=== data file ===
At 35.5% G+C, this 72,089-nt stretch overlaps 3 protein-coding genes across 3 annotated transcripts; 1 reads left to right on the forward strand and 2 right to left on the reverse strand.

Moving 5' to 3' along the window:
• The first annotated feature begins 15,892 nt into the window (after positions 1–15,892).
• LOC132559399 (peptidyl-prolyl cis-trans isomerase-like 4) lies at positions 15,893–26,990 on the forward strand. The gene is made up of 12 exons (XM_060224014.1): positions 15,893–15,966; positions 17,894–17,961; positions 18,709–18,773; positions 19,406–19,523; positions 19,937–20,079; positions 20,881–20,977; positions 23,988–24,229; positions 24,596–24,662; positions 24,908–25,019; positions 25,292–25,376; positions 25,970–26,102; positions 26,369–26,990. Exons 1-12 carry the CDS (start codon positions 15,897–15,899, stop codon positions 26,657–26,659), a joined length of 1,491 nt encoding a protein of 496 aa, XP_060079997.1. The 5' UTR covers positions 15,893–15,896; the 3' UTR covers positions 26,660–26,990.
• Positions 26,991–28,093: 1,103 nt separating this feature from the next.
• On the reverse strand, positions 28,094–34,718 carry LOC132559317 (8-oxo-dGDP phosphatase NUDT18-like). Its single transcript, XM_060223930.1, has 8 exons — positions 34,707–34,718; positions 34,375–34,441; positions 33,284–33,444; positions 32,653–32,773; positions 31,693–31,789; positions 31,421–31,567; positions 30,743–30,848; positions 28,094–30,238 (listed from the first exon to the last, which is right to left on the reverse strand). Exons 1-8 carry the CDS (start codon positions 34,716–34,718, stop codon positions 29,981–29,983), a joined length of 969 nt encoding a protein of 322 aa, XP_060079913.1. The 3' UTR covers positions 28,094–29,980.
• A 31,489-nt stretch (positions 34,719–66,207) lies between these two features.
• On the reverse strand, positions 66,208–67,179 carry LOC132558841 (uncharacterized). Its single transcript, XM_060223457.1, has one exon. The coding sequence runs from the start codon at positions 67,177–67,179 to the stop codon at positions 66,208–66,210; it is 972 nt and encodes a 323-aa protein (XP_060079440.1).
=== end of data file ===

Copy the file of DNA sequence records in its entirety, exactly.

At 35.5% G+C, this 72,089-nt stretch overlaps 3 protein-coding genes across 3 annotated transcripts; 1 reads left to right on the forward strand and 2 right to left on the reverse strand.

Moving 5' to 3' along the window:
• The first annotated feature begins 15,892 nt into the window (after positions 1–15,892).
• LOC132559399 (peptidyl-prolyl cis-trans isomerase-like 4) lies at positions 15,893–26,990 on the forward strand. The gene is made up of 12 exons (XM_060224014.1): positions 15,893–15,966; positions 17,894–17,961; positions 18,709–18,773; positions 19,406–19,523; positions 19,937–20,079; positions 20,881–20,977; positions 23,988–24,229; positions 24,596–24,662; positions 24,908–25,019; positions 25,292–25,376; positions 25,970–26,102; positions 26,369–26,990. Exons 1-12 carry the CDS (start codon positions 15,897–15,899, stop codon positions 26,657–26,659), a joined length of 1,491 nt encoding a protein of 496 aa, XP_060079997.1. The 5' UTR covers positions 15,893–15,896; the 3' UTR covers positions 26,660–26,990.
• Positions 26,991–28,093: 1,103 nt separating this feature from the next.
• On the reverse strand, positions 28,094–34,718 carry LOC132559317 (8-oxo-dGDP phosphatase NUDT18-like). Its single transcript, XM_060223930.1, has 8 exons — positions 34,707–34,718; positions 34,375–34,441; positions 33,284–33,444; positions 32,653–32,773; positions 31,693–31,789; positions 31,421–31,567; positions 30,743–30,848; positions 28,094–30,238 (listed from the first exon to the last, which is right to left on the reverse strand). Exons 1-8 carry the CDS (start codon positions 34,716–34,718, stop codon positions 29,981–29,983), a joined length of 969 nt encoding a protein of 322 aa, XP_060079913.1. The 3' UTR covers positions 28,094–29,980.
• A 31,489-nt stretch (positions 34,719–66,207) lies between these two features.
• On the reverse strand, positions 66,208–67,179 carry LOC132558841 (uncharacterized). Its single transcript, XM_060223457.1, has one exon. The coding sequence runs from the start codon at positions 67,177–67,179 to the stop codon at positions 66,208–66,210; it is 972 nt and encodes a 323-aa protein (XP_060079440.1).